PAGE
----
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Greater kudu born at Milwaukee County Zoo

Greater kudus are one of the tallest antelope and are native to the bush and forested parts of eastern and southern Africa, according to the zoo.
Kudu Calf 08-2023-0043276.JPG
Posted at 1:16 PM, Sep 11, 2023

The Milwaukee County Zoo welcomed a baby greater kudu into the world, staff announced Monday.

The calf was born on Aug. 5 to mother Imani and father Hasani. Staff named the calf Chula, which means cute in Spanish.

Kudu Calf 08-2023-0043273.JPG

Greater kudus are one of the tallest antelope and are native to the bush and forested parts of eastern and southern Africa, according to the zoo. They have vertical stripes running down their sides, and their horns can reach about four feet long with 2.5-inch twists.

Kudu Calf 08-2023-0043293.JPG

You can see Chula at the zoo's African Waterhole habitat starting Sept. 11 weather permitting.

Read the full announcement below and watch video of the cutie at the top of this report.

Greater Kudu Born at the Milwaukee County Zoo

There’s a new addition to the African Waterhole habitat at the Milwaukee County Zoo — can you guess who? It’s a kudu!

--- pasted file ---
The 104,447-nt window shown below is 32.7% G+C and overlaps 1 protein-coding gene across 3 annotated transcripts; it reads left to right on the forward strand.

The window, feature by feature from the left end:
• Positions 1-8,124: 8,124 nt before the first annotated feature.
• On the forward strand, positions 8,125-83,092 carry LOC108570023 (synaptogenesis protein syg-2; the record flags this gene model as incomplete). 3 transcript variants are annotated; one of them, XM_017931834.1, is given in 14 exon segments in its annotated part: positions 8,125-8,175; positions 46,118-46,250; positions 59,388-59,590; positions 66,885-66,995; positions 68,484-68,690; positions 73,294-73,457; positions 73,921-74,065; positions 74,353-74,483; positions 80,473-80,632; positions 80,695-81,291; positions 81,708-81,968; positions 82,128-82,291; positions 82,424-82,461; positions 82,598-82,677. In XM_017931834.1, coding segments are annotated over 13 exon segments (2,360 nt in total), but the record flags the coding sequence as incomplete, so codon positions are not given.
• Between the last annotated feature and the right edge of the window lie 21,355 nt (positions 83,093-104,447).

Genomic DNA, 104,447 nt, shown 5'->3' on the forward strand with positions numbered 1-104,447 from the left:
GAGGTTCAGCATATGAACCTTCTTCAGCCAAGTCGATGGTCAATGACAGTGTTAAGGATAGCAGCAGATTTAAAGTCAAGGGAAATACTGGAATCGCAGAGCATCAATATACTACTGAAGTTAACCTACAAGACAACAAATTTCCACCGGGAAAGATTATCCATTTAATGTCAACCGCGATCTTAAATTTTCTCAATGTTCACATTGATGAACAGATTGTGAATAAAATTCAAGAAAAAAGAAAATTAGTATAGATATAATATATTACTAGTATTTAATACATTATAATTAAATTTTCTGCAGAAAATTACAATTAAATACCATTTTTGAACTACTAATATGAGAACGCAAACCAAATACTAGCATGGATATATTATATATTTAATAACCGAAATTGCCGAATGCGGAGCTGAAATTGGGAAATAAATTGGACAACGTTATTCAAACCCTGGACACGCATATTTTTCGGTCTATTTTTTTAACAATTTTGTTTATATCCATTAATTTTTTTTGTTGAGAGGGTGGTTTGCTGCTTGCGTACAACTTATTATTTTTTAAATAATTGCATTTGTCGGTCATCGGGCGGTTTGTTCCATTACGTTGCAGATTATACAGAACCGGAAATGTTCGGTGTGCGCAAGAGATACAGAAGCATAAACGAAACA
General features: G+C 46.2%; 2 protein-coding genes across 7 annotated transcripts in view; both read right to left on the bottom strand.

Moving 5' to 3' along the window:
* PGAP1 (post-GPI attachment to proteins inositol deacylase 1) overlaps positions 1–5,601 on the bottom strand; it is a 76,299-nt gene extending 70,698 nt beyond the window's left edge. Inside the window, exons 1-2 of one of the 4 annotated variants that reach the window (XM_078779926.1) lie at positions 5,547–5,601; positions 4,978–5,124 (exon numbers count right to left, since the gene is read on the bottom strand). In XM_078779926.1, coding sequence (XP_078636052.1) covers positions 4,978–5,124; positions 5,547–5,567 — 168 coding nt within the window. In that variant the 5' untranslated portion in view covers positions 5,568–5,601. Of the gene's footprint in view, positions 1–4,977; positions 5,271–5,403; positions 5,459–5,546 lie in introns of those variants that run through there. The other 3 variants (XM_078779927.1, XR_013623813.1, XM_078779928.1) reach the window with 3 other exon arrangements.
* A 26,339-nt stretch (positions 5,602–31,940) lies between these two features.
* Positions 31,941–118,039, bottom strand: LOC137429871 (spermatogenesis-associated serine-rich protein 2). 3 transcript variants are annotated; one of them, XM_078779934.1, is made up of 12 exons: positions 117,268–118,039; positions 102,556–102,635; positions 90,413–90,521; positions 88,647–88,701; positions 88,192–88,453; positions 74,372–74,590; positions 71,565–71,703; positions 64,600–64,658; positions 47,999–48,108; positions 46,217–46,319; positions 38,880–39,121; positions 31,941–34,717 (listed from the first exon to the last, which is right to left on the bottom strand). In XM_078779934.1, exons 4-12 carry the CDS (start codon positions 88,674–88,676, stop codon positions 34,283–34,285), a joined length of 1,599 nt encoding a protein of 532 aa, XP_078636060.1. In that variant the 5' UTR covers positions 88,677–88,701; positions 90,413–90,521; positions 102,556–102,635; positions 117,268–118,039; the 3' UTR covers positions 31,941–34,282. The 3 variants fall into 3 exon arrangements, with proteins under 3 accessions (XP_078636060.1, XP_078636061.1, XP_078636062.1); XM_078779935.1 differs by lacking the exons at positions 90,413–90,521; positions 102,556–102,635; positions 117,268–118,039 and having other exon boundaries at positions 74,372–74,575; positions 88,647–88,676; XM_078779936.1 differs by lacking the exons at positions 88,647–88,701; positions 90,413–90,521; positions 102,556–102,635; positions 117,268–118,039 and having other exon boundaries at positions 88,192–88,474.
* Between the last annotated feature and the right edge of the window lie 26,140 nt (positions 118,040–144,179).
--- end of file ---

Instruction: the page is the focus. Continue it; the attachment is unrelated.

A female greater kudu (pronounced “koo-doo”) calf was born Sat., Aug. 5 to mother Imani and father Hasani. The calf is named Chula, or “cute” in Spanish, and she was up and walking shortly after birth. The following day, Chula weighed 15.1 kg at her neonate exam.

Greater kudus are one of the tallest antelope and native to the dense bush and forested areas of eastern and southern Africa. Females are tawny-colored, and adult males are often more gray-brown — useful for camouflage from predators. Thin, white, vertical stripes run down their flank, while white markings and spots color their face. A crest of long hair runs from their neck down their entire back. But most prominent are the large, spiral horns on the adult males that enable them to spar with each other. Their horns can reach nearly 4 feet tall with 2 ½ inch twists!

Greater kudus are listed as a species of Least Concern in the wild by the International Union for Conservation of Nature (IUCN). They’re browsers, and their diet can include leaves, grass, roots, and fruit. Chula is also nursing from Imani.

Now more than a month old, Chula continues to flourish, and as a first-time mom, zookeepers share that Imani is doing great and is very attentive to Chula. She’s Hasani’s second calf and hasn’t yet been introduced to him.

Beginning September 11, Chula will likely be seen daily in the African Waterhole habitat (weather permitting) — “practicing” her leaps!